George R.R. Martin provides intimate insights into how his passion for creating characters and stories as a child blossomed into a full-fledged career that has made him, as per “Time” magazine, one of the world’s 100 most influential personalities.
Rockville, MD (PRWEB) June 08, 2016
In an interview published in the latest issue of “Galaxy’s Edge” magazine, Joy Ward interviews George R. R. Martin (creator of the “Game of Thrones” series), who provides intimate insights into how his passion for creating characters and stories as a child blossomed into a full-fledged career that has made him, as per “Time” magazine, one of the world’s 100 most influential personalities.
Martin recalls a habit to name his toy characters and create stories around them, which he actually used to write down when he was only nine or ten years old. He became so good at it that he started writing ‘monster’ stories, which he sold to other kids in the neighborhood. However, a mother of another child who was having nightmares complained to Martin’s mother, putting an end to the fledgling writer and entrepreneur’s early career as a writer of ‘monster’ stories.
Even though that dried up his extra income, he still got a weekly allowance that he spent on comics until he discovered Robert A. Heinlein’s “Have Suit—Will Travel,” after which he became hooked on reading books as well. His allowance of one dollar a week had to be strategically spent to give him as much bang for the buck as it could, often forcing him to choose one favorite over another.
His passion for reading and writing continued into his college years, with him taking as many writing and reading courses as he could. His love of writing fiction was so strong that he would ask his professors if he could write a relevant fictional piece instead of the usual term paper required for some of the classes. As a sophomore, his teacher in Scandinavian history was so intrigued by this idea that he agreed to let George write a historical fiction piece instead of the normal historical term paper.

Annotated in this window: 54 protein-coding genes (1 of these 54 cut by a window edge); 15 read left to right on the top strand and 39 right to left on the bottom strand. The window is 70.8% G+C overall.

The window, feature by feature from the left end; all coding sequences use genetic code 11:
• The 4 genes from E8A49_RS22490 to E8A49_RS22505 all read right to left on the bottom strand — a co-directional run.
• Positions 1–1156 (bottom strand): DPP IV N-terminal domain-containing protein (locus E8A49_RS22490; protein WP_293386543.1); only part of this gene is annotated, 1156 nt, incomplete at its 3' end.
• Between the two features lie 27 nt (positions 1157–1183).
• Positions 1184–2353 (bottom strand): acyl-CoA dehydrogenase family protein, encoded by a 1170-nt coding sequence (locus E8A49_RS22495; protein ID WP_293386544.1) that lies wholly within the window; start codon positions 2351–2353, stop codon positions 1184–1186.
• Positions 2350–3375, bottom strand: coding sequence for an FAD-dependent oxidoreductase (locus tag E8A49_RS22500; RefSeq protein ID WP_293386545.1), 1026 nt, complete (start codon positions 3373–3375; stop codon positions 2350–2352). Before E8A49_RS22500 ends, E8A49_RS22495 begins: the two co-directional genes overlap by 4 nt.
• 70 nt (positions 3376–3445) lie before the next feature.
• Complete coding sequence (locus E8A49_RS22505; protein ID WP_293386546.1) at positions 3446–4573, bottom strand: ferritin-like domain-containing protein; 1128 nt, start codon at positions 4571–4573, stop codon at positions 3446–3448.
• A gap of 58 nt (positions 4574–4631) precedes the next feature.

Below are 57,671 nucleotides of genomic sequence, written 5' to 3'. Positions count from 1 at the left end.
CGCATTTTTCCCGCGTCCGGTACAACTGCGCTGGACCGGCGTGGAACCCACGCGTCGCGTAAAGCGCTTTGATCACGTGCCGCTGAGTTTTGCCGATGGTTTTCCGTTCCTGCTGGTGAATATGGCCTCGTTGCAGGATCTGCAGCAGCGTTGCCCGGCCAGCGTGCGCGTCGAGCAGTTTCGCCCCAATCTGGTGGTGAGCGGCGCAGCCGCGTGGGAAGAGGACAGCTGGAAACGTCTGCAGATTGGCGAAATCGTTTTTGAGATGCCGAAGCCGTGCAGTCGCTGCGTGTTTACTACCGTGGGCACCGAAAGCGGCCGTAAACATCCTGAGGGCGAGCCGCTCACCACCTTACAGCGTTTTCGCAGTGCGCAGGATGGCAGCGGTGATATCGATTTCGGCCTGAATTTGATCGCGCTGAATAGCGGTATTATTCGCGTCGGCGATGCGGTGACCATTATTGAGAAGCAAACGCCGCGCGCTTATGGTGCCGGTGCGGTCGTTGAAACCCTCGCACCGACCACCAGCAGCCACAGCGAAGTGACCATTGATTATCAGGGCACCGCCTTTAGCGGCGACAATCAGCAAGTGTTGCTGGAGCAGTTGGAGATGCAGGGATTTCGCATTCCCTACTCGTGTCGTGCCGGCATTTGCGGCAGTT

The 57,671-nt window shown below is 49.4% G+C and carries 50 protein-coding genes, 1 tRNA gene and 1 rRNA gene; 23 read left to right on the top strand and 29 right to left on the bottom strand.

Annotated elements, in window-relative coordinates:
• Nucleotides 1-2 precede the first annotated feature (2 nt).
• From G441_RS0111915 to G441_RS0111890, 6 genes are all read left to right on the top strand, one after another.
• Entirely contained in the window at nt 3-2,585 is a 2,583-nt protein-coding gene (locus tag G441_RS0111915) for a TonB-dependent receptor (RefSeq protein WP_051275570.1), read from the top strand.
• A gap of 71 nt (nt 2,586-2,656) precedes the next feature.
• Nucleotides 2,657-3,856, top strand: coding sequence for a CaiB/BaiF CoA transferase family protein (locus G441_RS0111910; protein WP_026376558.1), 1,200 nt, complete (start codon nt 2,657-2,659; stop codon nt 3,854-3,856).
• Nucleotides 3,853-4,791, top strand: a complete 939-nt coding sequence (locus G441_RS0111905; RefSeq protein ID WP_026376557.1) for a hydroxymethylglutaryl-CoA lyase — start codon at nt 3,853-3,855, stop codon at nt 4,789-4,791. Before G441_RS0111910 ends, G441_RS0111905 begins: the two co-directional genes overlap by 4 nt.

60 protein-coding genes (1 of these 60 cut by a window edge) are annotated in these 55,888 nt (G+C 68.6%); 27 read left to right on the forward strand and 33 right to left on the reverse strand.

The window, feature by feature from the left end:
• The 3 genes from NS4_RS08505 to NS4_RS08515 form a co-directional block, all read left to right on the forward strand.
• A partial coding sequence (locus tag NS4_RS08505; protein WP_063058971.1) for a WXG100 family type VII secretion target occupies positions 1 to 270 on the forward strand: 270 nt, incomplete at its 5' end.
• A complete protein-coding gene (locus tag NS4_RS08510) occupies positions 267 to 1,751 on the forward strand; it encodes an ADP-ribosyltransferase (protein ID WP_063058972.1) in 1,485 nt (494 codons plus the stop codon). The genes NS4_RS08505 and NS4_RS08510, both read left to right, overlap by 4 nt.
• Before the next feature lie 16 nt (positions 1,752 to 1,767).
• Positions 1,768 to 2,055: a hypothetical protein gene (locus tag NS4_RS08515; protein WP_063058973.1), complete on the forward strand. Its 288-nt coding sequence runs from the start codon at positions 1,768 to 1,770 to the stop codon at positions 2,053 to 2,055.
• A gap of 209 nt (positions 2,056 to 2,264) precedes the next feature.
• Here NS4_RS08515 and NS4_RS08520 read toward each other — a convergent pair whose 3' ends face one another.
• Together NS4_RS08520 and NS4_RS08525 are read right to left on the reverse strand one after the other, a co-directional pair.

Not only did the story get an ‘A,’ the professor submitted it to a professional magazine, “American-Scandinavian Review.” Unfortunately, the publication only published non-fiction, so despite liking the story, they were unable to publish it.
George R. R. Martin graduated “summa cum laude” from Northwestern University, subsequently completing his MS in journalism. Throughout this period he continued to write, first as a fan in fan-fiction publications (though he never used anyone else’s characters or worlds without their permission) and then professionally, making his first sale in 1971 with his short story “The Hero,” which was published in “Galaxy Magazine.” That sale changed his life by convincing him that he could write stories that magazines were willing to buy. This process sustained him through the inevitable string of rejection letters every starting author suffers.
Martin continues into further detail in the interview of how his career progressed from there, with his various award nominations and writing successes, culminating with his world-wide popularity as the author of the “Song of Ice and Fire” series, which has been adapted by HBO as the “Game of Thrones” TV series (“Game of Thrones” is actually the title of the first book in the “Song of Ice and Fire” saga).
But what is clear from his interview is how his early love of developing characters and weaving tales led to him becoming such a master of the craft that Lev Grossman of “Time” magazine called him the “American Tolkien.”
“Galaxy’s Edge” is a bi-monthly magazine edited by Mike Resnick and published by Shahid Mahmud. The current issue is free for viewing online and both paper and digital issues are available from all major retailers.